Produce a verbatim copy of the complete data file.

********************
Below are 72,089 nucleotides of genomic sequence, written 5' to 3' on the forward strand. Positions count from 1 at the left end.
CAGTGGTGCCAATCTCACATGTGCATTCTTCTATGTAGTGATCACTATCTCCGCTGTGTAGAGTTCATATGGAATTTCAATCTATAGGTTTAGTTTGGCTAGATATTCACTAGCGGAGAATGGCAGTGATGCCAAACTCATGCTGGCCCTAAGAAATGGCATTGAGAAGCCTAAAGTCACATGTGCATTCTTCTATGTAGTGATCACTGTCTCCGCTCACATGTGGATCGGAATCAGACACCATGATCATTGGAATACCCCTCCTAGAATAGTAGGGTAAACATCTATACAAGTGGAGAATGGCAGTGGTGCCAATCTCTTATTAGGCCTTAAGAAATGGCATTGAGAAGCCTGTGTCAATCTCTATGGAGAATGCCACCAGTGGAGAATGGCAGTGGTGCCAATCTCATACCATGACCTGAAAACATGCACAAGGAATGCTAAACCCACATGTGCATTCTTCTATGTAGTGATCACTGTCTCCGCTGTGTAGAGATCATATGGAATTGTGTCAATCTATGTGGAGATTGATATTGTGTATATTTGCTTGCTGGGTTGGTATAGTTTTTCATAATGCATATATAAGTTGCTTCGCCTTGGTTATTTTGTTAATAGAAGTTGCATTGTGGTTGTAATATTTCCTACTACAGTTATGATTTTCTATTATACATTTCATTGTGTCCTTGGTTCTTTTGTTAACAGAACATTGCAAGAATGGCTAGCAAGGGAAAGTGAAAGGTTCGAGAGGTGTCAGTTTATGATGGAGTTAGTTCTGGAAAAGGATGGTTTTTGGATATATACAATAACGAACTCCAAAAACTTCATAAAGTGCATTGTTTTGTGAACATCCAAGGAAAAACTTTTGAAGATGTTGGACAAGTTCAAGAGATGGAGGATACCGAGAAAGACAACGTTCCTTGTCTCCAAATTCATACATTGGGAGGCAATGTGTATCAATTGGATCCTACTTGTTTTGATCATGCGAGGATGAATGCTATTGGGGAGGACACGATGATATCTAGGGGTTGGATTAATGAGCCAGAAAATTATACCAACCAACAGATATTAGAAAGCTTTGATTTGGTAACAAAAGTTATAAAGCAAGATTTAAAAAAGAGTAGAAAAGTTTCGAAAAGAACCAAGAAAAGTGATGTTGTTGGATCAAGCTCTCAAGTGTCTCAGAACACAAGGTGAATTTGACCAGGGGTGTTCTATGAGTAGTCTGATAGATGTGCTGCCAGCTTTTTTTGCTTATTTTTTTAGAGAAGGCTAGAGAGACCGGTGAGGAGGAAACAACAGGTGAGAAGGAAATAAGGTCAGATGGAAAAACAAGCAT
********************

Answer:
Below are 72,089 nucleotides of genomic sequence, written 5' to 3' on the forward strand. Positions count from 1 at the left end.
CAGTGGTGCCAATCTCACATGTGCATTCTTCTATGTAGTGATCACTATCTCCGCTGTGTAGAGTTCATATGGAATTTCAATCTATAGGTTTAGTTTGGCTAGATATTCACTAGCGGAGAATGGCAGTGATGCCAAACTCATGCTGGCCCTAAGAAATGGCATTGAGAAGCCTAAAGTCACATGTGCATTCTTCTATGTAGTGATCACTGTCTCCGCTCACATGTGGATCGGAATCAGACACCATGATCATTGGAATACCCCTCCTAGAATAGTAGGGTAAACATCTATACAAGTGGAGAATGGCAGTGGTGCCAATCTCTTATTAGGCCTTAAGAAATGGCATTGAGAAGCCTGTGTCAATCTCTATGGAGAATGCCACCAGTGGAGAATGGCAGTGGTGCCAATCTCATACCATGACCTGAAAACATGCACAAGGAATGCTAAACCCACATGTGCATTCTTCTATGTAGTGATCACTGTCTCCGCTGTGTAGAGATCATATGGAATTGTGTCAATCTATGTGGAGATTGATATTGTGTATATTTGCTTGCTGGGTTGGTATAGTTTTTCATAATGCATATATAAGTTGCTTCGCCTTGGTTATTTTGTTAATAGAAGTTGCATTGTGGTTGTAATATTTCCTACTACAGTTATGATTTTCTATTATACATTTCATTGTGTCCTTGGTTCTTTTGTTAACAGAACATTGCAAGAATGGCTAGCAAGGGAAAGTGAAAGGTTCGAGAGGTGTCAGTTTATGATGGAGTTAGTTCTGGAAAAGGATGGTTTTTGGATATATACAATAACGAACTCCAAAAACTTCATAAAGTGCATTGTTTTGTGAACATCCAAGGAAAAACTTTTGAAGATGTTGGACAAGTTCAAGAGATGGAGGATACCGAGAAAGACAACGTTCCTTGTCTCCAAATTCATACATTGGGAGGCAATGTGTATCAATTGGATCCTACTTGTTTTGATCATGCGAGGATGAATGCTATTGGGGAGGACACGATGATATCTAGGGGTTGGATTAATGAGCCAGAAAATTATACCAACCAACAGATATTAGAAAGCTTTGATTTGGTAACAAAAGTTATAAAGCAAGATTTAAAAAAGAGTAGAAAAGTTTCGAAAAGAACCAAGAAAAGTGATGTTGTTGGATCAAGCTCTCAAGTGTCTCAGAACACAAGGTGAATTTGACCAGGGGTGTTCTATGAGTAGTCTGATAGATGTGCTGCCAGCTTTTTTTGCTTATTTTTTTAGAGAAGGCTAGAGAGACCGGTGAGGAGGAAACAACAGGTGAGAAGGAAATAAGGTCAGATGGAAAAACAAGCAT